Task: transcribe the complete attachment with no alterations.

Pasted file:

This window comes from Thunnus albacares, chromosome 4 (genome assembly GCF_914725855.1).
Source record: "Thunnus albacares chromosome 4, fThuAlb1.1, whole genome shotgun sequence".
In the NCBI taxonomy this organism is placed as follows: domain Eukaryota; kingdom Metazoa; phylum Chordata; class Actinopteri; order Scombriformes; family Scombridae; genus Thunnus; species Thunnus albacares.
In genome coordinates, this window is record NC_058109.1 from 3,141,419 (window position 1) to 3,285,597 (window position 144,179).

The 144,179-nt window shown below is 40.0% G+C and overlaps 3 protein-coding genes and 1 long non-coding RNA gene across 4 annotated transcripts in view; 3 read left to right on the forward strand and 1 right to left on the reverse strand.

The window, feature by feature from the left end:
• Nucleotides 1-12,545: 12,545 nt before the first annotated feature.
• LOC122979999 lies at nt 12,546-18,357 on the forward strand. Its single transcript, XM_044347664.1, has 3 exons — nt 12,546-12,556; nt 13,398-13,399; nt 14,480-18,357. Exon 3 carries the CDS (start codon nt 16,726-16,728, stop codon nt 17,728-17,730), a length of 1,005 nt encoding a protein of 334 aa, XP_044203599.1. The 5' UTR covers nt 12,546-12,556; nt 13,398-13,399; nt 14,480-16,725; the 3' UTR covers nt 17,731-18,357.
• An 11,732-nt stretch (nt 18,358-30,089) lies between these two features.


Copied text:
This window comes from Thunnus albacares, chromosome 4 (genome assembly GCF_914725855.1).
Source record: "Thunnus albacares chromosome 4, fThuAlb1.1, whole genome shotgun sequence".
In the NCBI taxonomy this organism is placed as follows: domain Eukaryota; kingdom Metazoa; phylum Chordata; class Actinopteri; order Scombriformes; family Scombridae; genus Thunnus; species Thunnus albacares.
In genome coordinates, this window is record NC_058109.1 from 3,141,419 (window position 1) to 3,285,597 (window position 144,179).

The 144,179-nt window shown below is 40.0% G+C and overlaps 3 protein-coding genes and 1 long non-coding RNA gene across 4 annotated transcripts in view; 3 read left to right on the forward strand and 1 right to left on the reverse strand.

The window, feature by feature from the left end:
• Nucleotides 1-12,545: 12,545 nt before the first annotated feature.
• LOC122979999 lies at nt 12,546-18,357 on the forward strand. Its single transcript, XM_044347664.1, has 3 exons — nt 12,546-12,556; nt 13,398-13,399; nt 14,480-18,357. Exon 3 carries the CDS (start codon nt 16,726-16,728, stop codon nt 17,728-17,730), a length of 1,005 nt encoding a protein of 334 aa, XP_044203599.1. The 5' UTR covers nt 12,546-12,556; nt 13,398-13,399; nt 14,480-16,725; the 3' UTR covers nt 17,731-18,357.
• An 11,732-nt stretch (nt 18,358-30,089) lies between these two features.